A recent study has found that kindergartners who use iPads in school are likely to score higher on literacy tests than those who do not.
The study, which was carried out in Auburn, Maine early last year, looked at 266 kindergartners who had been given free iPads to use in class as part of an experiment. Out of the 266 students, 129 were given lessons using iPads, while the remaining 137 were taught through traditional methods.
The results, which were published on Apple’s unofficial tech blog, TUAW, showed that in addition to better scores in every literacy test, children who were taught through the use of an iPad also showed an increased interest in learning and were more enthusiastic about going to school."
Google is kind of a big deal, to say the least. The tech giant has blossomed over the course of the past decade, quickly becoming part of the global lexicon, and establishing itself as an official verb in the dictionary. Although the company wears many hats, its most valuable asset has always been its phenomenal search engine.
Without professional development that can give teachers the full practical knowledge on the use of technology, you will not see technology being successfully integrated in the classrooms for better learning.
If the Game is Hide-and-Seek, Innovative Educators are the Clear Winners A Curated View Is social media the “big fake?” Fake because there is so much more than what we see; fake because we post only what we want others to see: the good pictures, the happy moments, the extraordinary experiences, maybe even devastating occasions …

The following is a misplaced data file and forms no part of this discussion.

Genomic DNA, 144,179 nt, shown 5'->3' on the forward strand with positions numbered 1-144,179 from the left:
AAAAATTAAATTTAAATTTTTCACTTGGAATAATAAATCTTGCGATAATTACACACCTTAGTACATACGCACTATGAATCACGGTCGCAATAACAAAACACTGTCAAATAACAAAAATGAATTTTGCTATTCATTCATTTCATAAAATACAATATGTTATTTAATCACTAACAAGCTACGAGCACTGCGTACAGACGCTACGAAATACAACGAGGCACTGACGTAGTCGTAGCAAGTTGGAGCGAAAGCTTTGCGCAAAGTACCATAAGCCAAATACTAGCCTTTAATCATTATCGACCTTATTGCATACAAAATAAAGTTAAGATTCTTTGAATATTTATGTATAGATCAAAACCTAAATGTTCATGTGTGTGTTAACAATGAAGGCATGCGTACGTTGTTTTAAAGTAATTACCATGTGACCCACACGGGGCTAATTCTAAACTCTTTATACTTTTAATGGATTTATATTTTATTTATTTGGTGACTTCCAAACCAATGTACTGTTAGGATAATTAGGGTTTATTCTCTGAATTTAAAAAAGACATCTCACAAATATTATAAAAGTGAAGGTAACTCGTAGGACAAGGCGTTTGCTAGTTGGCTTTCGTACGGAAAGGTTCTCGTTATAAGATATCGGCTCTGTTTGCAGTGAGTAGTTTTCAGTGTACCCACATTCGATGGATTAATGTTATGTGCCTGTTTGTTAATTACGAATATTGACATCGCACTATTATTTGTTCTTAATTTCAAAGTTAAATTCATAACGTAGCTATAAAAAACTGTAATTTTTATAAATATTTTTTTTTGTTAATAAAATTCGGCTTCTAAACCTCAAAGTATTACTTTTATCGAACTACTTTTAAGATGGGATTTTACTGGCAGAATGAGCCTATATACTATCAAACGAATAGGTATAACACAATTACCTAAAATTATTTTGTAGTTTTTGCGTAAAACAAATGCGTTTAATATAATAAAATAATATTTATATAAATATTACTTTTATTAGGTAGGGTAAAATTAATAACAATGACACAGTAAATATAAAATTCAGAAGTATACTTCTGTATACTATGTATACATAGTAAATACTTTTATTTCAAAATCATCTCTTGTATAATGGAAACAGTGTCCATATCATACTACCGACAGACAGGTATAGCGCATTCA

By Abhijit Bhaduri and Bill Fischer Changing mindsets begins with you! The only mind you can be sure of changing is your own, and the only way that you can demonstrate this mindset change is through your behaviors. If you aspire for your organization to be faster, more innovative, less afraid [...]
Gone are the days when teachers and students used to be dependent only on blackboards and dusters for their lessons. Now, it’s the use of technology, especially the World Wide Web that has become a crucial skill and handiness for both: students and the mentors.
"n less than a decade, mobile technology has spread to the furthest corners of the planet. Of the estimated 7 billion people on Earth, 6 billion now have access to a working mobile phone. Africa, which had a mobile penetration rate of just 5% in the 1990s, is now the second largest and fastest growing mobile phone market in the world, with a penetration rate of over 60% and climbing."
A class from Ohio University's social media certificate program called Content Curation skyped with the CEO & Co-Founder of Scoop.it, a social curation site. Students live-tweeted to capture the advice and inspiration from Scoop.it CEO & Co-Founder, uillaume Decugis.
Sharing your scoops to your social media accounts is a must to distribute your curated content. Not only will it drive traffic and leads through your content, but it will help show your expertise with your followers.
How to integrate my topics' content to my website?
Integrating your curated content to your website or blog will allow you to increase your website visitors’ engagement, boost SEO and acquire new visitors. By redirecting your social media traffic to your website, Scoop.it will also help you generate more qualified traffic and leads from your curation work.
Distributing your curated content through a newsletter is a great way to nurture and engage your email subscribers will developing your traffic and visibility.
Creating engaging newsletters with your curated content is really easy.